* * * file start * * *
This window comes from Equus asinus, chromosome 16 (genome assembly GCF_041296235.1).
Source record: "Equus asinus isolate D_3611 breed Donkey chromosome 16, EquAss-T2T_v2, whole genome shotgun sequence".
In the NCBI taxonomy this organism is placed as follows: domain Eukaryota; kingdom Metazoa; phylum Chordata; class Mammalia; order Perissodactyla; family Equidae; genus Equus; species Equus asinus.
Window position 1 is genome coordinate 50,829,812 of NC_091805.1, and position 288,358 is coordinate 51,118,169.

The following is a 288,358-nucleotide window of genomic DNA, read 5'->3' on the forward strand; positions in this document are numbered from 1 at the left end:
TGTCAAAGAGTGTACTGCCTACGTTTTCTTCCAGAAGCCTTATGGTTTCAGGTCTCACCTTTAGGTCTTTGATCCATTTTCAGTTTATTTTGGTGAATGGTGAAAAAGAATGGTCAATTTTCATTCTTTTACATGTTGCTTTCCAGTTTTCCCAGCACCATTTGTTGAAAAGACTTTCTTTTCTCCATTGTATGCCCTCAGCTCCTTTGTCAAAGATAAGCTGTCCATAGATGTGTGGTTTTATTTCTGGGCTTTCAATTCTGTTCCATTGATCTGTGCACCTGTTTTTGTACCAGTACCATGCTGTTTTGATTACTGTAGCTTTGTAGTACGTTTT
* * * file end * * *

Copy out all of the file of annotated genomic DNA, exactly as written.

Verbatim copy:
This window comes from Equus asinus, chromosome 16 (genome assembly GCF_041296235.1).
Source record: "Equus asinus isolate D_3611 breed Donkey chromosome 16, EquAss-T2T_v2, whole genome shotgun sequence".
In the NCBI taxonomy this organism is placed as follows: domain Eukaryota; kingdom Metazoa; phylum Chordata; class Mammalia; order Perissodactyla; family Equidae; genus Equus; species Equus asinus.
Window position 1 is genome coordinate 50,829,812 of NC_091805.1, and position 288,358 is coordinate 51,118,169.

The following is a 288,358-nucleotide window of genomic DNA, read 5'->3' on the forward strand; positions in this document are numbered from 1 at the left end:
TGTCAAAGAGTGTACTGCCTACGTTTTCTTCCAGAAGCCTTATGGTTTCAGGTCTCACCTTTAGGTCTTTGATCCATTTTCAGTTTATTTTGGTGAATGGTGAAAAAGAATGGTCAATTTTCATTCTTTTACATGTTGCTTTCCAGTTTTCCCAGCACCATTTGTTGAAAAGACTTTCTTTTCTCCATTGTATGCCCTCAGCTCCTTTGTCAAAGATAAGCTGTCCATAGATGTGTGGTTTTATTTCTGGGCTTTCAATTCTGTTCCATTGATCTGTGCACCTGTTTTTGTACCAGTACCATGCTGTTTTGATTACTGTAGCTTTGTAGTACGTTTT